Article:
The impact of teachers’ rejection of a settlement deal on pay and the junior cycle dispute will not be known for almost another week.
The Association of Secondary Teachers Ireland will allow members who are principals or deputy principals to recruit and roster replacement staff when members stop supervising breaks or providing substitution cover.
A ban on organising external supervisors led to the prospect of indefinite closures of more than 400 secondary schools last term, but schools only closed for a day in early November before conciliation talks began.
The union had already decided, before the vote not to accept proposals aimed at ending the industrial action, to allow time for schools to organise external supervisors. It also plans “an orderly withdrawal” by its members from supervision and substitution.
But exact details of the union’s strategy after the vote will be discussed at a meeting of its 23-member standing committee on Thursday and Friday.
ASTI president Ed Byrne said the Department of Education previously suggested a contingency plan on supervision could be put in place, as long as principals were permitted to co-operate; that there was enough lead-in time; and that ASTI members would not obstruct external supervisors’ work.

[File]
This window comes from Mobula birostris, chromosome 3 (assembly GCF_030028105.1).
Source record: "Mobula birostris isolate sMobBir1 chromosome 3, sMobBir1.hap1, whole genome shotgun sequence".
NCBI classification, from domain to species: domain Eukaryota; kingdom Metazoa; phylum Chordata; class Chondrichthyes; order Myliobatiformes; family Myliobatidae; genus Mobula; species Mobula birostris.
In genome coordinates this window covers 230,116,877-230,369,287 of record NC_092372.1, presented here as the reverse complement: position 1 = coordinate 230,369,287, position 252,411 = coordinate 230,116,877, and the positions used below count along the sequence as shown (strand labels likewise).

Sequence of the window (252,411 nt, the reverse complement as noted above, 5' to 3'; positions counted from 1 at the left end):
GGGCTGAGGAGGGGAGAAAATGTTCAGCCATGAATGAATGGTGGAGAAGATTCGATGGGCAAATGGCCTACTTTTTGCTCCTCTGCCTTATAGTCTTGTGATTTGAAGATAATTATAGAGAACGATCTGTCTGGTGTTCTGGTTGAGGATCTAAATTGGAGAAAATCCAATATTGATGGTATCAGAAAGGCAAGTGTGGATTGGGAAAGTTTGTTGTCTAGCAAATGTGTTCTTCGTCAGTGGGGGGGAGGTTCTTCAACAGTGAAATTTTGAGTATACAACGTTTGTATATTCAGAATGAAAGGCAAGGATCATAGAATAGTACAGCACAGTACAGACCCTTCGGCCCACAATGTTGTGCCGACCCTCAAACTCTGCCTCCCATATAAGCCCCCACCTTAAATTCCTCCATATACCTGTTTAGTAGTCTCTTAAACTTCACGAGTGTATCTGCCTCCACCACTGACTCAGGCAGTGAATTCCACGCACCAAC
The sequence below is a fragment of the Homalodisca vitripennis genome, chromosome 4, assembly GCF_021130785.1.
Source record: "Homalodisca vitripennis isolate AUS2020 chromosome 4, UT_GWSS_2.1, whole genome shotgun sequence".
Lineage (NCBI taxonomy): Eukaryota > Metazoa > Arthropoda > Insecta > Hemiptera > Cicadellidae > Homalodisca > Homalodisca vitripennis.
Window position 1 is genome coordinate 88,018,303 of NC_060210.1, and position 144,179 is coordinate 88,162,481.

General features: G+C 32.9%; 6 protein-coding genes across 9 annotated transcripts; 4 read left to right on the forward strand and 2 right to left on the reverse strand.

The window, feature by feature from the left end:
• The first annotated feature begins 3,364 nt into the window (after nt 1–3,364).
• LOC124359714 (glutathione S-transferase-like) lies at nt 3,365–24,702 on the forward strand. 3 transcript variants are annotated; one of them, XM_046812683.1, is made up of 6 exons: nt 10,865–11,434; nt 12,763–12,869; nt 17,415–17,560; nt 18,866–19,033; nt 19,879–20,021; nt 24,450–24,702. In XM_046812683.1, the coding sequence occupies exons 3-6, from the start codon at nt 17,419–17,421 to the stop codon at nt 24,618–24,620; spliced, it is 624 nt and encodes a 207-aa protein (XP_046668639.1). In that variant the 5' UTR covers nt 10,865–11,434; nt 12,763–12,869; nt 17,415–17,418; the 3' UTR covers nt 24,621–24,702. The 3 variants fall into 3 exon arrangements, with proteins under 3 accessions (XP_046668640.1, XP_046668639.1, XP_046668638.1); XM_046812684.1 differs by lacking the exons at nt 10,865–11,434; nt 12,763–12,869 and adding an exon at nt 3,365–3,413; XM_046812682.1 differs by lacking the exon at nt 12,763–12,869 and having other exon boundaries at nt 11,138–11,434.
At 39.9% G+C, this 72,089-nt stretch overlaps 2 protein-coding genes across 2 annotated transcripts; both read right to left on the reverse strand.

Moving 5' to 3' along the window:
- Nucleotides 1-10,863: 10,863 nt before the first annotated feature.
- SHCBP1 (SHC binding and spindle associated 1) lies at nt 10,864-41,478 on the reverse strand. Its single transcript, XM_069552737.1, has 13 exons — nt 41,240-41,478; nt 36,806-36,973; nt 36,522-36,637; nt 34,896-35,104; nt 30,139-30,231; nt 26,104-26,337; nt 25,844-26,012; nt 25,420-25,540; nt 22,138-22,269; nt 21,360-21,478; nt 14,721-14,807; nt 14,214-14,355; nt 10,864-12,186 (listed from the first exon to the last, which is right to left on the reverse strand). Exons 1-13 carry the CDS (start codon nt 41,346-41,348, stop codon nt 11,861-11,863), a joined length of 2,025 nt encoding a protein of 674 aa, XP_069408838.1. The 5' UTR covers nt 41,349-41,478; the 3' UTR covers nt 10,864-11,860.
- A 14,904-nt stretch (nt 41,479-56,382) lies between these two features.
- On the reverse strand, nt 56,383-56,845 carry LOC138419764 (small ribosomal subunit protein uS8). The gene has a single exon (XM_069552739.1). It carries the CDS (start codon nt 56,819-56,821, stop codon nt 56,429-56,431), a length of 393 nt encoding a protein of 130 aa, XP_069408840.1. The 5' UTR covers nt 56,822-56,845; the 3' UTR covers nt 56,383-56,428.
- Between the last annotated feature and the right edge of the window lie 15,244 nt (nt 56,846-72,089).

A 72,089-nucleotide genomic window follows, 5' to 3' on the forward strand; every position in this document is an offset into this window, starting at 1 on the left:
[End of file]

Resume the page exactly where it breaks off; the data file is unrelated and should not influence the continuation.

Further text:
“These three things will be in place,” Mr Byrne told the Irish Examiner.
The Joint Managerial Body, which represents nearly 400 schools staffed by ASTI members, said it is very disappointed with Thursday’s result but did not comment on its implications.
“Our main concern is for the welfare of students in our schools, particularly those in exam classes,” said JMB general secretary John Curtis.
Since negotiations began in November, the union deferred a series of one-day strikes in pursuit of equal pay for recently-qualified teachers. They are unlikely to resume before the summer, as Mr Byrne said members are very aware of the pressures on students and families as exam preparations increase. But he stressed that members would be balloted immediately for possible strikes if the Department of Education moves ahead with the possibility of even one teacher being made redundant as a result of the ballot outcome.
Education Minister Richard Bruton said the withdrawal of protection against redundancy is one of the potential consequences known to ASTI members before they were balloted.
“This isn’t something I have done or threatened, it’s something they have done by their decision,” he said.
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